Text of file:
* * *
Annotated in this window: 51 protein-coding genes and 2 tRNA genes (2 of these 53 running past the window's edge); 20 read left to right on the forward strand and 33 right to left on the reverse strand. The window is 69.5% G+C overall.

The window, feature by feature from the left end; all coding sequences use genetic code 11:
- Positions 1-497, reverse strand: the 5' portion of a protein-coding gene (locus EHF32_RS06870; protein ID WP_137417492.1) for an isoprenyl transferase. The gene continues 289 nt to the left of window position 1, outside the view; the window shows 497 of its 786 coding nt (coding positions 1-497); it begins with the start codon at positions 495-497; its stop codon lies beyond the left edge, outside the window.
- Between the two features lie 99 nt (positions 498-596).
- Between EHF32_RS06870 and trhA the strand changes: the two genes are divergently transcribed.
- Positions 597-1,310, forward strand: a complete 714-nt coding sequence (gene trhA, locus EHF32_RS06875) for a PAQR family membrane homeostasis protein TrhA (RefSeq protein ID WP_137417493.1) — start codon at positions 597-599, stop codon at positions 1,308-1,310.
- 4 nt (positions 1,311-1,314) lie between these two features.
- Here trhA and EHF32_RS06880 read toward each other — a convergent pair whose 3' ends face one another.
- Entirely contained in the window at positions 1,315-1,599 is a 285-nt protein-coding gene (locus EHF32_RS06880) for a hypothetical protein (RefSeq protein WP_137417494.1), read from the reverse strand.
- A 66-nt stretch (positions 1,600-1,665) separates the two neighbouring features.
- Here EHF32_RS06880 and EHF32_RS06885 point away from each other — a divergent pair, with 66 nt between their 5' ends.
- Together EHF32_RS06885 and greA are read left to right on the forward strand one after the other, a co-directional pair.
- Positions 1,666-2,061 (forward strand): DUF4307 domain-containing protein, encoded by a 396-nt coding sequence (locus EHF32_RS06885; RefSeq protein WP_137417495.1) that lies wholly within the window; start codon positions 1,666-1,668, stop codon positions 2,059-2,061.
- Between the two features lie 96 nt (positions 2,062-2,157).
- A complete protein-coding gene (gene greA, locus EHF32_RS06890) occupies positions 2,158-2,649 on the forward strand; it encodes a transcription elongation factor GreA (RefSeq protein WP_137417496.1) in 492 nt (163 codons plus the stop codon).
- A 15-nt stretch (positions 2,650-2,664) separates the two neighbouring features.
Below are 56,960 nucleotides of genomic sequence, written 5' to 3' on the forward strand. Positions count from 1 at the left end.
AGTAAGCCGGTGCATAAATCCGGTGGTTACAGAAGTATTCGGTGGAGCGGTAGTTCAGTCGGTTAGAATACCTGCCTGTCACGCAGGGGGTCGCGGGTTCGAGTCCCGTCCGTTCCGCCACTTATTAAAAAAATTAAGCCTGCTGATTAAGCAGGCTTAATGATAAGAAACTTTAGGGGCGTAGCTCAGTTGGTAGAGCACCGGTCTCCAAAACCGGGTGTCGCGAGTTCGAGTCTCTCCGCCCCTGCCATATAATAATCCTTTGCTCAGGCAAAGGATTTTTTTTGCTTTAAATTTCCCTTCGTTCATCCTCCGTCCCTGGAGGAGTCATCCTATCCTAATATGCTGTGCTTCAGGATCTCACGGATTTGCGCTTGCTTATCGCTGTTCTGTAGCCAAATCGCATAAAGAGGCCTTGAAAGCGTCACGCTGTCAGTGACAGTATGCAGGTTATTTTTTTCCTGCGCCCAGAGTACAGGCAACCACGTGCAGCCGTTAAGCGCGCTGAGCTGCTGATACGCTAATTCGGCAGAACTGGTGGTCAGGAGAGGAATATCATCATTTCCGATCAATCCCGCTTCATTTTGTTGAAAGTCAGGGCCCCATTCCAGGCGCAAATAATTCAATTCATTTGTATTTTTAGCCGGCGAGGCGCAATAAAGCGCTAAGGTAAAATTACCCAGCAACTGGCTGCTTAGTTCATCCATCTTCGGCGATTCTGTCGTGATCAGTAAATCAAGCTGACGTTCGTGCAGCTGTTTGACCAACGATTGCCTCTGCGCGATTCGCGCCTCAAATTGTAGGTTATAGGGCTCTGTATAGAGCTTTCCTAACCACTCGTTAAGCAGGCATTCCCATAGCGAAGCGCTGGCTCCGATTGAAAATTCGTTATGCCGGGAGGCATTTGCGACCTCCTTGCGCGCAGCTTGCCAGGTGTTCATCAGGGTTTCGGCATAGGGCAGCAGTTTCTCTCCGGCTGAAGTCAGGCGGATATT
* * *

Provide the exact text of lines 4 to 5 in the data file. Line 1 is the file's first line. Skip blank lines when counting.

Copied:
- Between the two features lie 99 nt (positions 498-596).
- Between EHF32_RS06870 and trhA the strand changes: the two genes are divergently transcribed.